In his passionately powerful appeals to the voters Mr. Brown was able to show that the cost of separation is far more expensive than the cost of   remaining united.  The voters listened; the vote was a convincing result of 55% to 45% in favor of retaining the 307 years old Union!


I was listening to the BBC on the eve of the Scottish Referendum that I would like to share with readers. Two friends at a crowded pub in Glascow were expressing their optimism that their side was going to win. But both vowed that their friendship would come first no matter what the outcome of the votes may be. The pub was packed with enthusiasts 400 of which were supporters of “Independence” against only 66 in favor of Unity. I was pleasantly impressed with the maturity of democrats in the pub. The quasi-flawless vote resulted convincingly in favor of preserving the UK intact buts pledging to address other issue raised by SNP.

My plea to proponents of secession

Ethiopia is an ancient country that had a system of laws while Europeans were still barbarians. The gallant Oromo people have been and still are part and parcel of Ethiopian civilization for time immemorial. As a majority it is foolhardy and practically untenable for some OLFites to think of secession; on the contrary they should collaborate with the Amhara and the rest of the ethnic groups in favor of unity in order to expedite independence from the TPLF occupation.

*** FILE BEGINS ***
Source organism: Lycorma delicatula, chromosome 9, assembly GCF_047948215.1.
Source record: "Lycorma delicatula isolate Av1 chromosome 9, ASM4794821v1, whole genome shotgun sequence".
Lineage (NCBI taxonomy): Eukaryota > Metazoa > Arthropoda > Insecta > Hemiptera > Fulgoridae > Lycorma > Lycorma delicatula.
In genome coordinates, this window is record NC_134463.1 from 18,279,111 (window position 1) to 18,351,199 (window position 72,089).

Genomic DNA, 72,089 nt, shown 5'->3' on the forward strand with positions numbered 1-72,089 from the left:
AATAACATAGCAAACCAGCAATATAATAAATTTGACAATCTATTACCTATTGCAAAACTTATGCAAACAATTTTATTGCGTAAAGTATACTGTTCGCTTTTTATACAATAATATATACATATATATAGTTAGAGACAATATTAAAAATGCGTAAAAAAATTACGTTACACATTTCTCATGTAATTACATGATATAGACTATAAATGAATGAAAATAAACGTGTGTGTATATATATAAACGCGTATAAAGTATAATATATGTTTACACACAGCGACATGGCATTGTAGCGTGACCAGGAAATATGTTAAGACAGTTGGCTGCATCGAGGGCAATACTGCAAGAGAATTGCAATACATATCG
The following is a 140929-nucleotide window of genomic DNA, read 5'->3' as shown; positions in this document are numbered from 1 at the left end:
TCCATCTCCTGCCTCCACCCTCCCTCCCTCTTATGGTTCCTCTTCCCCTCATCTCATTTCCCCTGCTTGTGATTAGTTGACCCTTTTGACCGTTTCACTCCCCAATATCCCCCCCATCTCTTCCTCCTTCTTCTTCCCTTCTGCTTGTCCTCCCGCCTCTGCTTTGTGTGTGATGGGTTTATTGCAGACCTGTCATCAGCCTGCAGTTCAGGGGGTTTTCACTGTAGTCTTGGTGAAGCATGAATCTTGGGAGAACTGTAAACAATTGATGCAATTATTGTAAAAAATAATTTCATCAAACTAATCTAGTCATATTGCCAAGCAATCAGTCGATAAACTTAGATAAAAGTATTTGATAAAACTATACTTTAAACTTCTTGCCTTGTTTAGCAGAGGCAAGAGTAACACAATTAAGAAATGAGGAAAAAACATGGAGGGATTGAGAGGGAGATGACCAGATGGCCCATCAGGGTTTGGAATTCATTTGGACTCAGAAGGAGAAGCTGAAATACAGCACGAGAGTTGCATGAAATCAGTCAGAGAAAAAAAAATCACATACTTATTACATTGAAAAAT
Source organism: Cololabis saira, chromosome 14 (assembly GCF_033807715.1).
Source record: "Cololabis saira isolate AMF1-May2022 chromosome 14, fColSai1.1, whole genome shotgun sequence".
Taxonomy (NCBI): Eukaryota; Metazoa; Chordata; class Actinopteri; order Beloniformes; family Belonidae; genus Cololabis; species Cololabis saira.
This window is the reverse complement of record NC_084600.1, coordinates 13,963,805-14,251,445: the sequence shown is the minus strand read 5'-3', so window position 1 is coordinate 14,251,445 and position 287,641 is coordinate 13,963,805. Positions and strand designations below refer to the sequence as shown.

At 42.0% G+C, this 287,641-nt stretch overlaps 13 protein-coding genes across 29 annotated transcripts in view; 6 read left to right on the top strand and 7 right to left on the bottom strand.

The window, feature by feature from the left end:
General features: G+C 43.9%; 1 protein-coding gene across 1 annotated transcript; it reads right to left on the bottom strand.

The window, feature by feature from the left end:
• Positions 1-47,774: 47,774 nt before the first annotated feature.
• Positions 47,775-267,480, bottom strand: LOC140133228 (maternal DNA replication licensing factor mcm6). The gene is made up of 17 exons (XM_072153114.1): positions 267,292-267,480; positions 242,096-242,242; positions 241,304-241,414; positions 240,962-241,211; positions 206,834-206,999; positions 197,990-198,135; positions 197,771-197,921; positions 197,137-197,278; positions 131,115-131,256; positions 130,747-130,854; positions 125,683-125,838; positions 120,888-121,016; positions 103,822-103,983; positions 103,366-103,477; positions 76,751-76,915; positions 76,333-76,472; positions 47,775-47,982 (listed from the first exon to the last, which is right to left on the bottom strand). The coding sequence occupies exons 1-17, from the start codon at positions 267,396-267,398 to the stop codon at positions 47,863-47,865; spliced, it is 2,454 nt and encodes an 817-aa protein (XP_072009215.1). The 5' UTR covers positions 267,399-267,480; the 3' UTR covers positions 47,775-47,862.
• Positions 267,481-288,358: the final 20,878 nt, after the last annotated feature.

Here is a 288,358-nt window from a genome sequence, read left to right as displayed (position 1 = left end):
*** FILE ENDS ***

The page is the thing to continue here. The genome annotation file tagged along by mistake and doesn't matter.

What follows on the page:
Let the Scottish Referendum serve as an example in the noble undertaking of getting out of the trap of the obsolete “Nations and Nationalities” policy. The Ethiopian people have suffered for decades in waiting for the supreme rule of law in their country. Let us settle for the motto: “One country, Ethiopia, one person one vote!

All political prisoners and prisoners of conscience in Ethiopia including:- Andualem Aragie, Eskinder Nega, Andargachew Tsige, Abraha Desta,  Bekele Gerba, Reeyot Alemu, Leaders of the Ethiopian Muslims, the 9 bloggers and 3 Journalists, et al should be released immediately and unconditionally!